Welcome to CBE’s Library

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Ziauddin Yousafzai, father of Malala Yousafzai—international women's education activist and 2014 Nobel Peace Prize winner—was invited by TED to share his experience as a mentor and father to his influential daughter. His words were wise, simple, and elegant. What had he done to make Malala "so bold and so courageous and so vocal and poised?" "Don't ask me what I did," he instructed, "ask me what I did not do." Ziauddin concluded his TED Talk with the now famous phase, "I did not clip her wings, and that's all."

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According to Genesis, the only cloud hanging over Eden was man without woman. "It is not good that the man should be alone, I will make him a helper as a partner" (Gen. 2:18, NRSV). What is the good or strong help that women offer?

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Karen and Mark are both pastors with vibrant ministries, but their marriage is at a crossroads. Karen has been offered a large church in a growing area that sounds like a perfect fit. Mark has no desire to leave his flourishing ministry. They love the Lord and each other, but they can‘t agree. How can they decide?

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Life would have been easier, at least outwardly, if we had followed complementarian theology. We might have stayed at our church.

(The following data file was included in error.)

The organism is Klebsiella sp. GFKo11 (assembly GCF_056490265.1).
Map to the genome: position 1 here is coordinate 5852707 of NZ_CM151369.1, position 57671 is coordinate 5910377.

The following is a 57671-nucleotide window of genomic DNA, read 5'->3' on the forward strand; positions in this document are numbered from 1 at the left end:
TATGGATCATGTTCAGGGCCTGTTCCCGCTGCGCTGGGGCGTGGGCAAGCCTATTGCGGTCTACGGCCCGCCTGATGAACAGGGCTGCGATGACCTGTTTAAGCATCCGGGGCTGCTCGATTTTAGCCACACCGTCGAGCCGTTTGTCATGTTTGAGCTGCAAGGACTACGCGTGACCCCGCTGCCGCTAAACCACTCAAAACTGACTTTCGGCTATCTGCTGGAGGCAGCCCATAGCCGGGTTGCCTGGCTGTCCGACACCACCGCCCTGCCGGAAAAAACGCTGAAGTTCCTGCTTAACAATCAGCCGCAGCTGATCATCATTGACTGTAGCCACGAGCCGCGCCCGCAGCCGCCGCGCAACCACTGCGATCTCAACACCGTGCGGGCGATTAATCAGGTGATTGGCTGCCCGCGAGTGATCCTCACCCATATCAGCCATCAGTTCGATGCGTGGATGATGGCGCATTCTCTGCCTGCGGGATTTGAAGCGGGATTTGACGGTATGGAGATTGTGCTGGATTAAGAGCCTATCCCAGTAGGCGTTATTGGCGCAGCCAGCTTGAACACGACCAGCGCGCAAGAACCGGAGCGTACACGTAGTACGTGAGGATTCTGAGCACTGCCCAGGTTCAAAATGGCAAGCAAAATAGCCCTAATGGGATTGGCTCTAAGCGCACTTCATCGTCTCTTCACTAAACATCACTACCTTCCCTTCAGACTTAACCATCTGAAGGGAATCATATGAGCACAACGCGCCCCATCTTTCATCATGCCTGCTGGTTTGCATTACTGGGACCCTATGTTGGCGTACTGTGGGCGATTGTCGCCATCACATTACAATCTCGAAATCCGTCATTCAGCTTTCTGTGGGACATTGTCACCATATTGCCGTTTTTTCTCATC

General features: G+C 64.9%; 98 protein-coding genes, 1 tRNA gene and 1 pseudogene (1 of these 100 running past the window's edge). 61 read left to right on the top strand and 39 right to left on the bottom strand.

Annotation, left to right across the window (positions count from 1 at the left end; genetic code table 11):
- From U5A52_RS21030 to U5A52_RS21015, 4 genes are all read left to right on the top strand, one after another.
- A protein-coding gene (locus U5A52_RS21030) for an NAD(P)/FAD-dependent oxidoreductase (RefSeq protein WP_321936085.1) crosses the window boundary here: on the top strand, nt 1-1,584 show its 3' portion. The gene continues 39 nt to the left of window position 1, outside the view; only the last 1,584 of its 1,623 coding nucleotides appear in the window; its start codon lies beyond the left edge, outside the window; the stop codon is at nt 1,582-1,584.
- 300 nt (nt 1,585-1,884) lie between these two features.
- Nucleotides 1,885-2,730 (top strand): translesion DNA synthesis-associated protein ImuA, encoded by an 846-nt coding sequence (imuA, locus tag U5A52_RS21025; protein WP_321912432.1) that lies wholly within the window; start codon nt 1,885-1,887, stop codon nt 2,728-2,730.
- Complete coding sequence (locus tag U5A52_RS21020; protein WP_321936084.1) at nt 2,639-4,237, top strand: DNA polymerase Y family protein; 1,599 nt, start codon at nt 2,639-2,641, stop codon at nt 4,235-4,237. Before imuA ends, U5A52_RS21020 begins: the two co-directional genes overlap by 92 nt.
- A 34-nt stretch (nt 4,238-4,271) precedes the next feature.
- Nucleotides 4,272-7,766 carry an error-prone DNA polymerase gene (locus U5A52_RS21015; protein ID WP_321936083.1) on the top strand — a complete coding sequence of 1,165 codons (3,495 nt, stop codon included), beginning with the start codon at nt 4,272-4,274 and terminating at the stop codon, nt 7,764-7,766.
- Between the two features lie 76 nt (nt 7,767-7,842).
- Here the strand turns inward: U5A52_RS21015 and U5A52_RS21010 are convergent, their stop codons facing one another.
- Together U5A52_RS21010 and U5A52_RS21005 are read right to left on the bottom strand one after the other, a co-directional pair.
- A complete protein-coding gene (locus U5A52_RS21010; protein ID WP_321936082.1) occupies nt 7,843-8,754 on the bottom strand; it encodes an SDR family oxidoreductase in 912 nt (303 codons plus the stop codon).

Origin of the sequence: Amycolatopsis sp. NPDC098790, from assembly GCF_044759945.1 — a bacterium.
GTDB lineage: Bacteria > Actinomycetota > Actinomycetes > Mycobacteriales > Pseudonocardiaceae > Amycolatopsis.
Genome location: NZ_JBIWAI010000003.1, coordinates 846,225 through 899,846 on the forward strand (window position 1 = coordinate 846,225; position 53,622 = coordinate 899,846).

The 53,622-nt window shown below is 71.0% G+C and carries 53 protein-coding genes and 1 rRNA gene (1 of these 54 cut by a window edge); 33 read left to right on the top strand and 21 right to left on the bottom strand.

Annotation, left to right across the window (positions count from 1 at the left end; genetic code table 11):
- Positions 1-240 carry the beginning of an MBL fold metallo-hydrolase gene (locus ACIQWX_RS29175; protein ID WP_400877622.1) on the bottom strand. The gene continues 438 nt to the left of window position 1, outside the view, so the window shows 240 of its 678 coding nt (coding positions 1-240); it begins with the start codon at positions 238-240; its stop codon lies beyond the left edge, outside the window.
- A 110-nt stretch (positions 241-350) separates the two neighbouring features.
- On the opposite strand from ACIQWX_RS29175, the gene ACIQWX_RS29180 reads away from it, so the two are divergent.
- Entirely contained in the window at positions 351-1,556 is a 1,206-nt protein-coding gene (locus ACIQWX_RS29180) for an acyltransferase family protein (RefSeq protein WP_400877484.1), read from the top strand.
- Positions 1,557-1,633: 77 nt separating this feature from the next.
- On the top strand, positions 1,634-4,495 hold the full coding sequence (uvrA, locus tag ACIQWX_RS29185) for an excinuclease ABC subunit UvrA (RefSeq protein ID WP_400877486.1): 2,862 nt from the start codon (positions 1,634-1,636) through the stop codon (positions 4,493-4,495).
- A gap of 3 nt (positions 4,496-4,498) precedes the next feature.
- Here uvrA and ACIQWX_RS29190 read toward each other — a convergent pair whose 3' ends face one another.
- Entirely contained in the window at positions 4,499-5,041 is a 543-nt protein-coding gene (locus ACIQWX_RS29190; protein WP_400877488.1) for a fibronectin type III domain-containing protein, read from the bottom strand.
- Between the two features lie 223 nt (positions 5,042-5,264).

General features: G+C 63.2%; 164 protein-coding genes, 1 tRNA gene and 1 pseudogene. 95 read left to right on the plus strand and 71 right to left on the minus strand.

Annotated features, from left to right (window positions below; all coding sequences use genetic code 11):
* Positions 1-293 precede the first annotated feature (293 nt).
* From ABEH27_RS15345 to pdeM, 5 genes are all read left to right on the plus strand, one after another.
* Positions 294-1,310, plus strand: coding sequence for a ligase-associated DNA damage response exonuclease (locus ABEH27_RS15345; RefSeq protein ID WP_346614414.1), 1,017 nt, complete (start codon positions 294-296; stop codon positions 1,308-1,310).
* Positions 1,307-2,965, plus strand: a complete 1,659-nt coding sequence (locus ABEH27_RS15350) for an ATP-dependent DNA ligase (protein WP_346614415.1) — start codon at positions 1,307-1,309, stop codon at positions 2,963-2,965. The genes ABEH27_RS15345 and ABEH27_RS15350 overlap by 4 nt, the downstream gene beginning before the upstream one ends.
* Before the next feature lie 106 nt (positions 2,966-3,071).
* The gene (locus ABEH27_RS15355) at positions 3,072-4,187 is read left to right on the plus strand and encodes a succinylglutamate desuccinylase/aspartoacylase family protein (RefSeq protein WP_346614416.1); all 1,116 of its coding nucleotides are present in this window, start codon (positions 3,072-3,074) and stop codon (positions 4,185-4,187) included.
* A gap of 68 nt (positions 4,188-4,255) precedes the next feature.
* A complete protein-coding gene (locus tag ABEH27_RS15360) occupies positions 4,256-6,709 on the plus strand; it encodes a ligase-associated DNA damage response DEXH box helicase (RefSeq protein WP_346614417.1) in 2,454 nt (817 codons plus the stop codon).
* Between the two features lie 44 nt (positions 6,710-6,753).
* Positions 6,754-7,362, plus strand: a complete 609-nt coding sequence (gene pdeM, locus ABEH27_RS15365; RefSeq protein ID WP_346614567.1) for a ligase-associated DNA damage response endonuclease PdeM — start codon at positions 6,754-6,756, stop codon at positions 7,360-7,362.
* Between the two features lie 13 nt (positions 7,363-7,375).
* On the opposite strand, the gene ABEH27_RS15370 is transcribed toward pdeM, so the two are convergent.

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Embracing a fully egalitarian perspective was a long twelve-year process. When all was said and done, there was one final hurdle to overcome. By the time I began pastoring in 2008, I already understood that God gifted both women and men with “speech” gifts such as prophecy. I also believed women were allowed to teach and preach, even with men present.

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Some say gender hierarchy is God’s perfect design—a pristine plan for women and men’s good and flourishing. They point to Genesis, arguing that God clearly intended patriarchy from the start. But the text tells a different story.

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Many Christians believe that strict gender roles—men lead and women submit—are God-ordained. They attempt to find support for this claim in Genesis, pointing to “creation order.” 

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My mother was a godly leader — though I’m sure she would never have described herself that way. She had a high school education, and her only employment outside the home was either in a hosiery mill or a dime store. If she had been asked to speak to an audience of adults, she would have been terrified.

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“My minister was blurring all women together with the term ‘wives’ in his sermon,” my friend told me over a cup of coffee. “It was so disheartening. It was really hard to hear. 

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Growing up in a complementarian, Baptist church environment, I thought I knew exactly what God expected a Christian wife to be. I was confident that a good Christian wife keeps her house clean and orderly; it is to be her hard-working husband’s haven. She ensures that her husband comes home to a homemade meal every evening. She stays out of the financial affairs of the home because her husband is the breadwinner. She obeys him without question. She supports him no matter what. She does not complain. She does not rebel. She is her husband’s faithful (albeit often silent and invisible) helper.

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